The Federal Trade Commission (FTC) has filed a civil lawsuit against U.S. Anesthesia Partners and the private equity firm Welsh, Carson, Anderson & Stowe, alleging monopolistic practices in the anesthesiology market. This lawsuit marks a significant move by the FTC to address concerns over private equity acquisitions in healthcare, particularly those involving physician groups.
Key Points of the Lawsuit:
Allegations of Monopolistic Practices: The FTC accuses U.S. Anesthesia Partners and Welsh Carson of engaging in anti-competitive schemes to gain market power and drive up prices for hospital anesthesiology services. The lawsuit claims they established deals with competing groups to raise prices and avoid market competition.
Market Impact: U.S. Anesthesia Partners, established in 2012 and expanded to eight states, now controls 60% of Texas’ hospital anesthesia market. Their prices are reportedly double the median rates of other providers in the state.
FTC’s Stance: FTC Chair Lina Khan, appointed by President Joe Biden, confirms that the lawsuit is intended to send a message against roll-up schemes in healthcare. The FTC aims to scrutinize such acquisitions more closely, focusing on where significant harm is observed.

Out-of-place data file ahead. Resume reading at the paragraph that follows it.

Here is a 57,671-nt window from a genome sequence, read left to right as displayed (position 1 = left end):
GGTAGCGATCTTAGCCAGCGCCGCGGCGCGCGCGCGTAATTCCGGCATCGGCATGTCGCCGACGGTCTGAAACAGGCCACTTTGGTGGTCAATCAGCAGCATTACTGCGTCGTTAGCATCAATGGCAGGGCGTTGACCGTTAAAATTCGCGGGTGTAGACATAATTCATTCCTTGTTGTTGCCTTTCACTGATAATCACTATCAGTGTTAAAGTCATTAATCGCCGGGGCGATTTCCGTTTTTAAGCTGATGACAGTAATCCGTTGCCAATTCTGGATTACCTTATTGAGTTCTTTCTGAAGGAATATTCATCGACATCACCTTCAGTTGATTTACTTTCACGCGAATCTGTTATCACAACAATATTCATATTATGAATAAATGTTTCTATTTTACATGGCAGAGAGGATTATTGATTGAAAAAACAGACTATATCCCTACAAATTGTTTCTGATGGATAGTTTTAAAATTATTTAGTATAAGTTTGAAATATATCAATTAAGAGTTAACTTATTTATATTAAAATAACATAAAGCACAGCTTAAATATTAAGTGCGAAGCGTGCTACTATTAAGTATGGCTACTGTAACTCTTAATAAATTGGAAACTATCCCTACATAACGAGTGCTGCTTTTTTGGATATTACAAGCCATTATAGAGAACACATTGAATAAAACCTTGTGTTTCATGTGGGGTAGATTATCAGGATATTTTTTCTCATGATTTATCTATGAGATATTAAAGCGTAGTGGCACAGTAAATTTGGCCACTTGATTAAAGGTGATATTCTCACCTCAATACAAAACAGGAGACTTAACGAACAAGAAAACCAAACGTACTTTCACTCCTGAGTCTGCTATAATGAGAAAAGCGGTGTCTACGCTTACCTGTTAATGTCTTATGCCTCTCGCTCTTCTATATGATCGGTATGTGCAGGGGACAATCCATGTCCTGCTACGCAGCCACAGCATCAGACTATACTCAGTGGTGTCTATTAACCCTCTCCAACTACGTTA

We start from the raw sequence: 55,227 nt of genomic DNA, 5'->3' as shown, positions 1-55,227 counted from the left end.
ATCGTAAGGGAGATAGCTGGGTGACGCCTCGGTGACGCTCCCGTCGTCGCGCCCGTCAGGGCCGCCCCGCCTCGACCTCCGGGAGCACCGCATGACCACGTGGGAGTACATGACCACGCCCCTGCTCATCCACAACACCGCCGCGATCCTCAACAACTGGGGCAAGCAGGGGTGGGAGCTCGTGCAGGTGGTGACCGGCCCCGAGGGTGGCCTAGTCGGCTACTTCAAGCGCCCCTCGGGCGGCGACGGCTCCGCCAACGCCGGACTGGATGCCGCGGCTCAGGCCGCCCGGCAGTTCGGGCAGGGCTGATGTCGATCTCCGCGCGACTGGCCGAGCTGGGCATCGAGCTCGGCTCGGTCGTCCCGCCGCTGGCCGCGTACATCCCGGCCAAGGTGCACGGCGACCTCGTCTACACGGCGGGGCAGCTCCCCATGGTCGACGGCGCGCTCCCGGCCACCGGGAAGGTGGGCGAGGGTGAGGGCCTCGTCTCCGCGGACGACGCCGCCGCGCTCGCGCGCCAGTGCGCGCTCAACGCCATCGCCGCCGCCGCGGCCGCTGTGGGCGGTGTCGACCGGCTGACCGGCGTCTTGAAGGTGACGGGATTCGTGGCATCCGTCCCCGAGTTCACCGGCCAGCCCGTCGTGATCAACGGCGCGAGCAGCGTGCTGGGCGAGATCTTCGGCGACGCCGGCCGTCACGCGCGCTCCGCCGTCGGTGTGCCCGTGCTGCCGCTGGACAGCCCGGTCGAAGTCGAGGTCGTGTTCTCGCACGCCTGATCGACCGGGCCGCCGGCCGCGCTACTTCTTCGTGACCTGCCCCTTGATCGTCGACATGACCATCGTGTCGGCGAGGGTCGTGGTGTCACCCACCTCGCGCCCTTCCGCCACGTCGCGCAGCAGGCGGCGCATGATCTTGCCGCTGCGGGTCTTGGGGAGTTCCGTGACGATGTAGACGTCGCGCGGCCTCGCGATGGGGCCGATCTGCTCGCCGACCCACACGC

- Rising Concerns: The increasing volume of private equity acquisitions of physician groups has raised concerns about health costs, quality of care, and clinical autonomy. Studies have shown that prices charged by groups increase significantly post-acquisition by private equity firms.
- FTC’s Strategy: The FTC is looking to apply more scrutiny to these acquisitions, considering the cumulative effect of a series of smaller acquisitions that could lead to excessive market power and higher prices.
- Challenges and Criticisms: While the FTC’s actions are seen as a step towards addressing market consolidation, some argue that it may be too late, as consolidation has already reduced competition significantly. Critics also warn that private equity roll-ups can jeopardize the quality of care.
The lawsuit represents a critical effort by the FTC to regulate the growing influence of private equity in healthcare, aiming to protect consumer interests and maintain competitive market dynamics.